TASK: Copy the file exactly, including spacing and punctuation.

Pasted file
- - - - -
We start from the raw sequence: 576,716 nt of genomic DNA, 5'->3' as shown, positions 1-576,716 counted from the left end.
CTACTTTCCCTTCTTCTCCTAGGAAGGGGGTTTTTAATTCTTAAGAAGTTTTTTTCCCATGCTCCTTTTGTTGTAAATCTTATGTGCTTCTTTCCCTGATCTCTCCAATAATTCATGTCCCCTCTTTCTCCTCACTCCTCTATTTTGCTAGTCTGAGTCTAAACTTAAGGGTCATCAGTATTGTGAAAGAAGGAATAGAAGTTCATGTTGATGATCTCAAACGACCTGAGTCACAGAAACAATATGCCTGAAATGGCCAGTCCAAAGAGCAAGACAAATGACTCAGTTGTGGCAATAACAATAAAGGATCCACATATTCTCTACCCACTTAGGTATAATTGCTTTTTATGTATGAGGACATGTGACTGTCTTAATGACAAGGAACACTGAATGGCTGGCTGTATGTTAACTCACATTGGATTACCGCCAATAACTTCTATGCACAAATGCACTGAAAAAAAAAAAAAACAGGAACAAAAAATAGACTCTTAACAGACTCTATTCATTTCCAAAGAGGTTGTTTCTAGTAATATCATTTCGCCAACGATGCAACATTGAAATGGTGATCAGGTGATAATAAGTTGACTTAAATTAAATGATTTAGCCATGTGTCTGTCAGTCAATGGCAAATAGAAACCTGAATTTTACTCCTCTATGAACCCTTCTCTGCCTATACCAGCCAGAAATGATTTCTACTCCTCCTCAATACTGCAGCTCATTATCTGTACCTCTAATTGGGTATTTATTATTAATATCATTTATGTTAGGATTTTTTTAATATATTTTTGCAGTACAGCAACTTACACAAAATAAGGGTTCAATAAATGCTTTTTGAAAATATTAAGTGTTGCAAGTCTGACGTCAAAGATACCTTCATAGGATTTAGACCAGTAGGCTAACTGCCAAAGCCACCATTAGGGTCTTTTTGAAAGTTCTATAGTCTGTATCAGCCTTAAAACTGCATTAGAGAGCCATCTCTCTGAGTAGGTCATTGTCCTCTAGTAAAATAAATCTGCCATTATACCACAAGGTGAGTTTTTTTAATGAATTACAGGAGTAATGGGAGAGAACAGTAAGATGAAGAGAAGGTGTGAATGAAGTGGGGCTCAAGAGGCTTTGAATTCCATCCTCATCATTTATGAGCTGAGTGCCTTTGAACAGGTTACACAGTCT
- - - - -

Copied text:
We start from the raw sequence: 576,716 nt of genomic DNA, 5'->3' as shown, positions 1-576,716 counted from the left end.
CTACTTTCCCTTCTTCTCCTAGGAAGGGGGTTTTTAATTCTTAAGAAGTTTTTTTCCCATGCTCCTTTTGTTGTAAATCTTATGTGCTTCTTTCCCTGATCTCTCCAATAATTCATGTCCCCTCTTTCTCCTCACTCCTCTATTTTGCTAGTCTGAGTCTAAACTTAAGGGTCATCAGTATTGTGAAAGAAGGAATAGAAGTTCATGTTGATGATCTCAAACGACCTGAGTCACAGAAACAATATGCCTGAAATGGCCAGTCCAAAGAGCAAGACAAATGACTCAGTTGTGGCAATAACAATAAAGGATCCACATATTCTCTACCCACTTAGGTATAATTGCTTTTTATGTATGAGGACATGTGACTGTCTTAATGACAAGGAACACTGAATGGCTGGCTGTATGTTAACTCACATTGGATTACCGCCAATAACTTCTATGCACAAATGCACTGAAAAAAAAAAAAAACAGGAACAAAAAATAGACTCTTAACAGACTCTATTCATTTCCAAAGAGGTTGTTTCTAGTAATATCATTTCGCCAACGATGCAACATTGAAATGGTGATCAGGTGATAATAAGTTGACTTAAATTAAATGATTTAGCCATGTGTCTGTCAGTCAATGGCAAATAGAAACCTGAATTTTACTCCTCTATGAACCCTTCTCTGCCTATACCAGCCAGAAATGATTTCTACTCCTCCTCAATACTGCAGCTCATTATCTGTACCTCTAATTGGGTATTTATTATTAATATCATTTATGTTAGGATTTTTTTAATATATTTTTGCAGTACAGCAACTTACACAAAATAAGGGTTCAATAAATGCTTTTTGAAAATATTAAGTGTTGCAAGTCTGACGTCAAAGATACCTTCATAGGATTTAGACCAGTAGGCTAACTGCCAAAGCCACCATTAGGGTCTTTTTGAAAGTTCTATAGTCTGTATCAGCCTTAAAACTGCATTAGAGAGCCATCTCTCTGAGTAGGTCATTGTCCTCTAGTAAAATAAATCTGCCATTATACCACAAGGTGAGTTTTTTTAATGAATTACAGGAGTAATGGGAGAGAACAGTAAGATGAAGAGAAGGTGTGAATGAAGTGGGGCTCAAGAGGCTTTGAATTCCATCCTCATCATTTATGAGCTGAGTGCCTTTGAACAGGTTACACAGTCT